The motion was carried, after the following amendment, moved by Mr. Allen, and seconded by the Rev. T. P. Boddington, had been rejected:--

To leave out, after "but desires to point out," all the words to the end, and to substitute the following--

All such questions must be brought before and decided by the Bishop sitting with his Presbyters in Synod, with an appeal to the Metropolitan and Synod of the Province.

Upon the third resolution, proposed by the Rev. E. Berdmore Compton, and seconded by Mr. C. Browne--viz.:--

That the English Church Union is unable to accept the proposed Court of Final Appeal--the Rev. G. Bayfield Roberts moved, and Mr. James Parker seconded, the following amendment--

That the English Church Union, while recognising the right of every subject to resort to the Crown for the redress of any temporal wrong which he believes to have been inflicted upon him, cannot accept the proposed Court of Final Appeal, composed of five laymen, if that Court is called upon to determine matters touching the doctrine and discipline of the Church.

After a prolonged debate further discussion was adjourned, upon the motion of Archdeacon Denison, to February 5.

At the adjourned meeting the President announced that Archdeacon Denison was willing to withdraw the original motion, and that Mr. Bayfield Roberts and Mr. Parker were willing to withdraw their amendment in order that the following might be proposed as a substantive motion:--

That the English Church Union, while accepting with great thankfulness the loyal recognition of the true relations between Church and State contained in the Report of the Ecclesiastical Courts Commission, and while recognizing the right of every subject to resort to the Crown for the redress of any temporal wrong which he believes to have been inflicted upon him by the decision of any ecclesiastical tribunal, is unable to accept the proposed Court of Final Appeal, or any other secular Court, which should claim to reverse on appeal, either directly or indirectly, any spiritual sentence of the Church.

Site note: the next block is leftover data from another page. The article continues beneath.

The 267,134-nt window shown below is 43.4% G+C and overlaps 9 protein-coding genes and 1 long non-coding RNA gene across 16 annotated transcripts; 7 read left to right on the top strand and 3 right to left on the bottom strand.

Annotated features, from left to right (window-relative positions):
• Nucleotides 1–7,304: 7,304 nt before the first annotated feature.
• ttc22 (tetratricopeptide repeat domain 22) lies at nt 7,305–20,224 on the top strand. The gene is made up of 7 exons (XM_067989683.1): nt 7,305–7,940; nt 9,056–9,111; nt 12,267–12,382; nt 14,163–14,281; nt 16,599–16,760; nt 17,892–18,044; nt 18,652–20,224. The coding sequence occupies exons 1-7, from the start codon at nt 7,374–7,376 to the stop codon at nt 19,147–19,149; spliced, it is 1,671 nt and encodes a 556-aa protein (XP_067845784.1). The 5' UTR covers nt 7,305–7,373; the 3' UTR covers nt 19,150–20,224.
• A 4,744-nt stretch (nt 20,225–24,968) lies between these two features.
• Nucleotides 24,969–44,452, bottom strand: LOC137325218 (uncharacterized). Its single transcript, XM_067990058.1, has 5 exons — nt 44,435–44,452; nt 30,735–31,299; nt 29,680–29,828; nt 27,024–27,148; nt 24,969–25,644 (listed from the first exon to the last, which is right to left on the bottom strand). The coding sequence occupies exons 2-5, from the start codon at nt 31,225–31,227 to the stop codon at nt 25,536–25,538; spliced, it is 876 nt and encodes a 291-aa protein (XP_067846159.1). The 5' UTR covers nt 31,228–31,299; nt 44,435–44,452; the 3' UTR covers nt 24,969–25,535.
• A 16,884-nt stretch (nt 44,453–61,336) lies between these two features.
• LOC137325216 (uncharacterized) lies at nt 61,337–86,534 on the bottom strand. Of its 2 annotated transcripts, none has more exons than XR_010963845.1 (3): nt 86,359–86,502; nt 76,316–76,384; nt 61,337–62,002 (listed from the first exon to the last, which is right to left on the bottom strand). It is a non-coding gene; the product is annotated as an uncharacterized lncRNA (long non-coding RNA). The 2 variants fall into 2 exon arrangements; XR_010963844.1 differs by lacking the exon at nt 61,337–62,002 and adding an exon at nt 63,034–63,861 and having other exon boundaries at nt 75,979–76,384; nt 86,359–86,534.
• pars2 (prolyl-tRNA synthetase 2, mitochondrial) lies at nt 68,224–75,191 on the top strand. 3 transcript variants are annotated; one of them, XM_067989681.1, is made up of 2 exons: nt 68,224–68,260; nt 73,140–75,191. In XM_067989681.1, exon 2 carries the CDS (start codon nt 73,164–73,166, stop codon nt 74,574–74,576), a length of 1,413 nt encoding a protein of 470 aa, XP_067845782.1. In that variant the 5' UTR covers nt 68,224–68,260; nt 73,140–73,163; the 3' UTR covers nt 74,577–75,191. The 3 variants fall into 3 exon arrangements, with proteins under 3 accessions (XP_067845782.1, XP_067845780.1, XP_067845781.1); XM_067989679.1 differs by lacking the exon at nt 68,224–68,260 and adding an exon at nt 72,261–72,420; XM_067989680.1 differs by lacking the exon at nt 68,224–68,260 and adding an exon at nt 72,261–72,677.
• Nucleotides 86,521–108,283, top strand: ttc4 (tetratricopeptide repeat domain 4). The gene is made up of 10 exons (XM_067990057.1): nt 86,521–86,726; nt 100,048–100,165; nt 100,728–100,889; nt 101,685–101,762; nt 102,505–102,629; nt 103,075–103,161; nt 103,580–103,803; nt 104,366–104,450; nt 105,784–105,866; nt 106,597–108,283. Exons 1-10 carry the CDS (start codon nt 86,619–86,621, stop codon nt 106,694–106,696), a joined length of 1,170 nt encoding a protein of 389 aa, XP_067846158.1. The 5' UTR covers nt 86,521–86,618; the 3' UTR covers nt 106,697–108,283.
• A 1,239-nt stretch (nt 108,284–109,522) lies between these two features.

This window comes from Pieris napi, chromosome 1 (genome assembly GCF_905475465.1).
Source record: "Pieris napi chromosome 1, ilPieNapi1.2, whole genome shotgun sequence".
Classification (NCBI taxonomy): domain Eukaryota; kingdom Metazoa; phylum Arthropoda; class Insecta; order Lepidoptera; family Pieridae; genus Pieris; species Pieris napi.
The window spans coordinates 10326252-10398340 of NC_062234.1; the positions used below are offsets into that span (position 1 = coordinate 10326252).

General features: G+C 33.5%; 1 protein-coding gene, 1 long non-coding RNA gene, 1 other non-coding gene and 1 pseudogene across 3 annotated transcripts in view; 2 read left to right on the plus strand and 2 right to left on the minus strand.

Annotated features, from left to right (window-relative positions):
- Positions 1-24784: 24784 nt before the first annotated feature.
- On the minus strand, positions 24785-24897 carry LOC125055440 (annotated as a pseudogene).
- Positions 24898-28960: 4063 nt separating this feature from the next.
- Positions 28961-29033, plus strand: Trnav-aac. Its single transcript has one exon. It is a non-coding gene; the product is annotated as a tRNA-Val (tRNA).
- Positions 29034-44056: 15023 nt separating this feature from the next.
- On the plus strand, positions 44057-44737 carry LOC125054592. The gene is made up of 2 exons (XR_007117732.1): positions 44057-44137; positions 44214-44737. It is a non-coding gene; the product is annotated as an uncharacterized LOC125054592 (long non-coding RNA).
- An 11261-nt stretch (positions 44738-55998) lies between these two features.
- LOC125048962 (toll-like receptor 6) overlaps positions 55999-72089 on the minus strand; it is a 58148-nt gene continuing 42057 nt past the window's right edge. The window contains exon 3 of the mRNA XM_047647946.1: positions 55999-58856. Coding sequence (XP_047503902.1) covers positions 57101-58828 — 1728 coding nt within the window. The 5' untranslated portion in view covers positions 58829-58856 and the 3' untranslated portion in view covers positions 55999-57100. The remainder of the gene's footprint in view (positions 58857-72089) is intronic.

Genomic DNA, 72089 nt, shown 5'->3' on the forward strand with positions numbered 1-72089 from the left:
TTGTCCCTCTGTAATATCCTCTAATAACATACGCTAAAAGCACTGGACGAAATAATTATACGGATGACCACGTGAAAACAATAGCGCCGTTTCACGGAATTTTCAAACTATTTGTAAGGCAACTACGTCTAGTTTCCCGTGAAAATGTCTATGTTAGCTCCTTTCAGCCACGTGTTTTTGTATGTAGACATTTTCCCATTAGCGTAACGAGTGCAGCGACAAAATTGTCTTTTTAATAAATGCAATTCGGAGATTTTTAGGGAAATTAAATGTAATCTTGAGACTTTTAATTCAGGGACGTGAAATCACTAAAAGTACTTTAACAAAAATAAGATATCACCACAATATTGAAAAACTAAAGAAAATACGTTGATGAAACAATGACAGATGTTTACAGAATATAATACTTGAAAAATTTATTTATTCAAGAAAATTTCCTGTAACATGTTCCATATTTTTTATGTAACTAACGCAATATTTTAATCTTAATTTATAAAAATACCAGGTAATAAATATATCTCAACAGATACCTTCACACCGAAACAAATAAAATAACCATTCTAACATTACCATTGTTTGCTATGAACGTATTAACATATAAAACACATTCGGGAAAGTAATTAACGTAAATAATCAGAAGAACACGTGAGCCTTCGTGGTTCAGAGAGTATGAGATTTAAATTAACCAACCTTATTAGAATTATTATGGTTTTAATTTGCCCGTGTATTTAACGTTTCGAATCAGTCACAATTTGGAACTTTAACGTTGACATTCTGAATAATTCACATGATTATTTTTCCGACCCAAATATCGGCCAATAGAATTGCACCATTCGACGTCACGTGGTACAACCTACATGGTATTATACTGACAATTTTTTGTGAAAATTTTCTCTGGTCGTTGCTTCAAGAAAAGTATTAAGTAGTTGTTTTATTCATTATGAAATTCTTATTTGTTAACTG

This was agreed to as a substantive resolution.

The fourth resolution, proposed by the President, and seconded by Mr. Layman, was adopted in the following amended form:--

That this Union regrets that the opportunity was not taken by the Commissioners of considering the whole subject of Church discipline.

The fifth resolution, proposed by the Rev. G. Greenwood, and seconded by the Rev. H. M. Fletcher, was unanimously adopted:--

That no reconstruction or regulation of the ecclesiastical courts can acquire spiritual validity except from the authority of the Church herself in her Synods.

The President then put the sixth and last resolution from the chair, which was also unanimously adopted:--

That the President of the E. C. U. be requested to embody the five proceeding resolutions in a petition to be presented on behalf of the Union to the Convocations of Canterbury and York.

The subject of "The Free and Open Church Movement" was next considered.

The Free and Open Church Movement.

Moved by Mr. Wilmot, seconded by Mr. Henry Clark--